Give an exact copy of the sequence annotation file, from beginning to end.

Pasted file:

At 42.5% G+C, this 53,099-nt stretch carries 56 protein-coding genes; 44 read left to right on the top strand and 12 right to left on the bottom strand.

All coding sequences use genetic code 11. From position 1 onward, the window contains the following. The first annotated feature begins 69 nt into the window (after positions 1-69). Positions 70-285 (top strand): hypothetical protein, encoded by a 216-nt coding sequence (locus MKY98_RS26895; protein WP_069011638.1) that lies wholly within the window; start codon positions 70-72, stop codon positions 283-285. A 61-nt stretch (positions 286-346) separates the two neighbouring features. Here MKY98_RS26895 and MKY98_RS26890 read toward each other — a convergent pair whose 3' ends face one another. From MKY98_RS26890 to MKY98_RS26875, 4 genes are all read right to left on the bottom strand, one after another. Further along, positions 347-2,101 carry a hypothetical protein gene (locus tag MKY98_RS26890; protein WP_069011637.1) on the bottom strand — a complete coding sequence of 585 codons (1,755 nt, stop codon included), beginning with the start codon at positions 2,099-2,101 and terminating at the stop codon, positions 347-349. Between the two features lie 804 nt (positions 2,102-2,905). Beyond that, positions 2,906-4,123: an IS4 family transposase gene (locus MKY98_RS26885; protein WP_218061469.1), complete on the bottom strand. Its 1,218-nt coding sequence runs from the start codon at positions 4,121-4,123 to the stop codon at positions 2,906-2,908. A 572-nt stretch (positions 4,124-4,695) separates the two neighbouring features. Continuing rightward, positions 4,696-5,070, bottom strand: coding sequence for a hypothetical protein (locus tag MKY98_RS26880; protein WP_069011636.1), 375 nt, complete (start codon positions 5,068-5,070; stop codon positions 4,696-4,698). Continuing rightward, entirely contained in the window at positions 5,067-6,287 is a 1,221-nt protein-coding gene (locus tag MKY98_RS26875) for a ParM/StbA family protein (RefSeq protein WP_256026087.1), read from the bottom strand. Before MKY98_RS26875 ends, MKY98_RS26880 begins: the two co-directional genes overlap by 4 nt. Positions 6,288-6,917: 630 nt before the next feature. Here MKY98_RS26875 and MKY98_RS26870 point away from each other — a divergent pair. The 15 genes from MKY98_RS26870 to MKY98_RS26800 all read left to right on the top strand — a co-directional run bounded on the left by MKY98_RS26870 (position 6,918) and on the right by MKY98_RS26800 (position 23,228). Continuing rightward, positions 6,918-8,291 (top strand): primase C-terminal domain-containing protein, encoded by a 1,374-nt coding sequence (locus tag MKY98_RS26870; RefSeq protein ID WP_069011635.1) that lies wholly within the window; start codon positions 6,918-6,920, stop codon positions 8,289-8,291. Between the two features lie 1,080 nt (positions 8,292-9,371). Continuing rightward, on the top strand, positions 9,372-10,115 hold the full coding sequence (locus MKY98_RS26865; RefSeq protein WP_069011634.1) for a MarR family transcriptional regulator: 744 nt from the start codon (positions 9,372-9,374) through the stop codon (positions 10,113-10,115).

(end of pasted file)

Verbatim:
At 42.5% G+C, this 53,099-nt stretch carries 56 protein-coding genes; 44 read left to right on the top strand and 12 right to left on the bottom strand.

All coding sequences use genetic code 11. From position 1 onward, the window contains the following. The first annotated feature begins 69 nt into the window (after positions 1-69). Positions 70-285 (top strand): hypothetical protein, encoded by a 216-nt coding sequence (locus MKY98_RS26895; protein WP_069011638.1) that lies wholly within the window; start codon positions 70-72, stop codon positions 283-285. A 61-nt stretch (positions 286-346) separates the two neighbouring features. Here MKY98_RS26895 and MKY98_RS26890 read toward each other — a convergent pair whose 3' ends face one another. From MKY98_RS26890 to MKY98_RS26875, 4 genes are all read right to left on the bottom strand, one after another. Further along, positions 347-2,101 carry a hypothetical protein gene (locus tag MKY98_RS26890; protein WP_069011637.1) on the bottom strand — a complete coding sequence of 585 codons (1,755 nt, stop codon included), beginning with the start codon at positions 2,099-2,101 and terminating at the stop codon, positions 347-349. Between the two features lie 804 nt (positions 2,102-2,905). Beyond that, positions 2,906-4,123: an IS4 family transposase gene (locus MKY98_RS26885; protein WP_218061469.1), complete on the bottom strand. Its 1,218-nt coding sequence runs from the start codon at positions 4,121-4,123 to the stop codon at positions 2,906-2,908. A 572-nt stretch (positions 4,124-4,695) separates the two neighbouring features. Continuing rightward, positions 4,696-5,070, bottom strand: coding sequence for a hypothetical protein (locus tag MKY98_RS26880; protein WP_069011636.1), 375 nt, complete (start codon positions 5,068-5,070; stop codon positions 4,696-4,698). Continuing rightward, entirely contained in the window at positions 5,067-6,287 is a 1,221-nt protein-coding gene (locus tag MKY98_RS26875) for a ParM/StbA family protein (RefSeq protein WP_256026087.1), read from the bottom strand. Before MKY98_RS26875 ends, MKY98_RS26880 begins: the two co-directional genes overlap by 4 nt. Positions 6,288-6,917: 630 nt before the next feature. Here MKY98_RS26875 and MKY98_RS26870 point away from each other — a divergent pair. The 15 genes from MKY98_RS26870 to MKY98_RS26800 all read left to right on the top strand — a co-directional run bounded on the left by MKY98_RS26870 (position 6,918) and on the right by MKY98_RS26800 (position 23,228). Continuing rightward, positions 6,918-8,291 (top strand): primase C-terminal domain-containing protein, encoded by a 1,374-nt coding sequence (locus tag MKY98_RS26870; RefSeq protein ID WP_069011635.1) that lies wholly within the window; start codon positions 6,918-6,920, stop codon positions 8,289-8,291. Between the two features lie 1,080 nt (positions 8,292-9,371). Continuing rightward, on the top strand, positions 9,372-10,115 hold the full coding sequence (locus MKY98_RS26865; RefSeq protein WP_069011634.1) for a MarR family transcriptional regulator: 744 nt from the start codon (positions 9,372-9,374) through the stop codon (positions 10,113-10,115).